Microsoft’s New Security Service Uses Humans, Not AI

It seems humans aren't obsolete just yet in the digital world. Microsoft has decided to use security experts instead of AI to detect threats to your systems.

A mix of human and AI cooperation. Sound like a sci-fi novel? It’s actually Microsoft’s new security approach.

If you’re an admin, Microsoft has announced two new cloud services to help detect and manage threats to your systems. The first is all machine learning, like most cloud security offerings. The second, however, is human powered.

The First Service: Azure Sentinel

The word “Sentinel” may, once again, conjure images of machines that track down Keanu Reeves in The Matrix. The truth is more benign; Azure Sentinel is a machine learning-based Security and Event Management that takes a steam of security events and distinguishes between the important events, and the mundane ones that can be ignored.

These events might be things like bad passwords, failed attempts to escalate privileges, unusual executables, and so on.

It is designed to minimize false positives and collect data at a cloud scale. It draws data from things like Azure Active Directory, Windows Event Logs, third-party firewalls, endpoint anti-malware software, and so on.

Azure Sentinel is currently available in preview within the Azure Dashboard. It’s free for now, with no word on how it will be commoditized when it goes live.

The Second Service: Threat Experts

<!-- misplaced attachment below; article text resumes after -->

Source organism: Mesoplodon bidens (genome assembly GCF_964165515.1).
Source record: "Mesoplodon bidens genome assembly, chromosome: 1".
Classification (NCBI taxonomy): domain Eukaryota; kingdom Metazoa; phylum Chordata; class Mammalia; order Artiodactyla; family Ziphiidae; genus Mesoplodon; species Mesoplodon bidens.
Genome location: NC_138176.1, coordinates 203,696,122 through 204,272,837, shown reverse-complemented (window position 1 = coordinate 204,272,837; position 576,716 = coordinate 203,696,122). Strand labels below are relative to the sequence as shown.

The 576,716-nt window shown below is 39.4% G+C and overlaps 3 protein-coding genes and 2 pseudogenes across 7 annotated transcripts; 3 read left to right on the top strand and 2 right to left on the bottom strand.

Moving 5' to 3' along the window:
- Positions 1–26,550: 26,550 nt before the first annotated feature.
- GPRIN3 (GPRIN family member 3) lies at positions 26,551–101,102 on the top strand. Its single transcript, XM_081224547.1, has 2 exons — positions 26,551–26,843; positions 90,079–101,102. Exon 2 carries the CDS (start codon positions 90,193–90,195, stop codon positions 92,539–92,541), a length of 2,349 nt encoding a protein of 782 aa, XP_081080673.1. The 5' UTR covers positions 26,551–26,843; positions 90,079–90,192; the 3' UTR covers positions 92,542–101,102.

Threat Experts is a new feature for Windows Defender Advanced Threat Detection (ATP). It has two parts. The first is targeted attack notifications, which uses a mix of machine-learning systems and human oversight to alert admins to targeted malicious activity. For example, an employee trying to break into a system they shouldn’t have access to.

This is different from a broader-style attack (e.g. self-perpetuating ransomware). And Microsoft states the human oversight only involves anonymous data.

The second is an “Ask a Threat Expert” button which is located in the Windows Defender Security Center. If you’re noticing something suspicious that your anti-malware defenses aren’t picking up, you can reach out to a real human and get some advice. If necessary, you’ll be transitioned to Microsoft’s Incident Response Service.

How Well Will ‘Threat Experts’ Go?

One of the reasons organizations prefer AI is because they don’t require manpower. It will be interesting to see how Microsoft’s efforts to have real computer security experts on the clock work out in practice. Of course, it’s a good thing for anyone looking to get hold of a real person to not just identify a security threat, but investigate it.

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